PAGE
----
Think of the neck shaping as three sections: decreases to slope the neck from the shoulder to its lowest point, a center straight section, then increases to slope the neck up to the shoulder. (For a V-neck, there would not be a center straight section.) This is another place where row count is important. The number of rows in the decrease section should match the number of rows in the increase section. And the total number of rows (decrease + straight+ increase) should be the same on the front and back, so that the front and back necks are the same width.
Neck Shaping on a Cardigan
Before addressing the neck, let’s talk about the front bands. You might think that if you have a 1″ wide band on each of the cardigan fronts, this would add 2″ to the width of the cardigan. But since the bands overlap when the cardigan is buttoned, two 1″ wide bands only add 1″ total to the front width. When you think about the width of each half of the cardigan, remember that half of the band width is allocated to each front; for a 1″ band, ½” is included in each front neck.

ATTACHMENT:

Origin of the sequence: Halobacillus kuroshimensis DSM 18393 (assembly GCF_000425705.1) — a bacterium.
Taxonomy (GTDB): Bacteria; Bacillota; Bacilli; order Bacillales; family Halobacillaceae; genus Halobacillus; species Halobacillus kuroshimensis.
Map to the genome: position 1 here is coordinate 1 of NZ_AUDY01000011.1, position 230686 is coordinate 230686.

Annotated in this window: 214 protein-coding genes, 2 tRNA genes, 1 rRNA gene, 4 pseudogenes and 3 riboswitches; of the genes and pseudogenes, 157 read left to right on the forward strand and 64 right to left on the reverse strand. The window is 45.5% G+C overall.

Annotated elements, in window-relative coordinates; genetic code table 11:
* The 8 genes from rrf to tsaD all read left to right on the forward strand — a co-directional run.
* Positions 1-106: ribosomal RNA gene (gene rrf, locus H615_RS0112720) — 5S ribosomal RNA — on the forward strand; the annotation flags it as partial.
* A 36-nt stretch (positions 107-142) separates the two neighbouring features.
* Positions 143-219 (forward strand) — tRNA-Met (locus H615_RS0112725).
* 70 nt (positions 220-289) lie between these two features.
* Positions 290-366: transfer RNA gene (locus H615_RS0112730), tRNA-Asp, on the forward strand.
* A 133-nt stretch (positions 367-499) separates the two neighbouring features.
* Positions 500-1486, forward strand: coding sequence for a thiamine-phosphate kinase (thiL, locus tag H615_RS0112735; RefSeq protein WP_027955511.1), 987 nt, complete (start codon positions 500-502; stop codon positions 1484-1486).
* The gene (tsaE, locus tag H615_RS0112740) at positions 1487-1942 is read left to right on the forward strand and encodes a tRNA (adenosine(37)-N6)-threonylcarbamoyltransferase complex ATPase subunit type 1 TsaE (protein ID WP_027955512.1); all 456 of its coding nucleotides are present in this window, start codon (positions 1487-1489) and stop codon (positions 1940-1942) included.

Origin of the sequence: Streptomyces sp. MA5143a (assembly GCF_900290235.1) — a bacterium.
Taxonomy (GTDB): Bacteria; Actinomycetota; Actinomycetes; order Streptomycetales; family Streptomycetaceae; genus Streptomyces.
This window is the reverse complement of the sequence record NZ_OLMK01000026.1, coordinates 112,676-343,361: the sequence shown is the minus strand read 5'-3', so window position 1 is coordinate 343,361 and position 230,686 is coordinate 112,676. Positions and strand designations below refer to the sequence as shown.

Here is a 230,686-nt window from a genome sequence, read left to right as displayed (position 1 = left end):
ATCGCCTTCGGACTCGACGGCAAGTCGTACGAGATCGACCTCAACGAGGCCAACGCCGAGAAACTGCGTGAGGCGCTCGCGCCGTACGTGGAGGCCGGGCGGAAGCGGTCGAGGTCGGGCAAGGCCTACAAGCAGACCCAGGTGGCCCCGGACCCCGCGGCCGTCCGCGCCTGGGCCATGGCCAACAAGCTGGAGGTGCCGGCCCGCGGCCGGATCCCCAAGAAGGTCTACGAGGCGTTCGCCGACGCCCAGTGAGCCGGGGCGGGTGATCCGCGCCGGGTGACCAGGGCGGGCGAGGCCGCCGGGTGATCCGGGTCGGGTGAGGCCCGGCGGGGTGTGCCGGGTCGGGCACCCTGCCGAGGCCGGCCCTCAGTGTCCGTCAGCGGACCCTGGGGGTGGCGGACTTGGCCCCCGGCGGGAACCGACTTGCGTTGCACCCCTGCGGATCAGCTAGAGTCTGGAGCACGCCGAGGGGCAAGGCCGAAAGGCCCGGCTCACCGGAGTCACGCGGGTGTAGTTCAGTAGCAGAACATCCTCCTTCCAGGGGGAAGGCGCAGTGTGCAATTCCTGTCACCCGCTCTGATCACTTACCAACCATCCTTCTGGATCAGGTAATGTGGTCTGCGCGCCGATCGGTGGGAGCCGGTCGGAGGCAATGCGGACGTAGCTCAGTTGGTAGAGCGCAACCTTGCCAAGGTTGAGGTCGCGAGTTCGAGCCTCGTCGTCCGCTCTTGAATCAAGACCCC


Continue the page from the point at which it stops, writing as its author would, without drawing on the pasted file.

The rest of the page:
The back neck shaping on a cardigan is worked the same as on a pullover. Because there are bands on a cardigan, in order for the front neck width to match the back neck width, the total front neck rows (on both fronts) plus the width of one band should equal the back neck width.
Just like on a pullover, the decreases for the first half of the neck should mirror the increases at the second half of the neck. There should be the same amount of straight section on each of the fronts. (For a V-neck, there won’t be any straight section at center front.)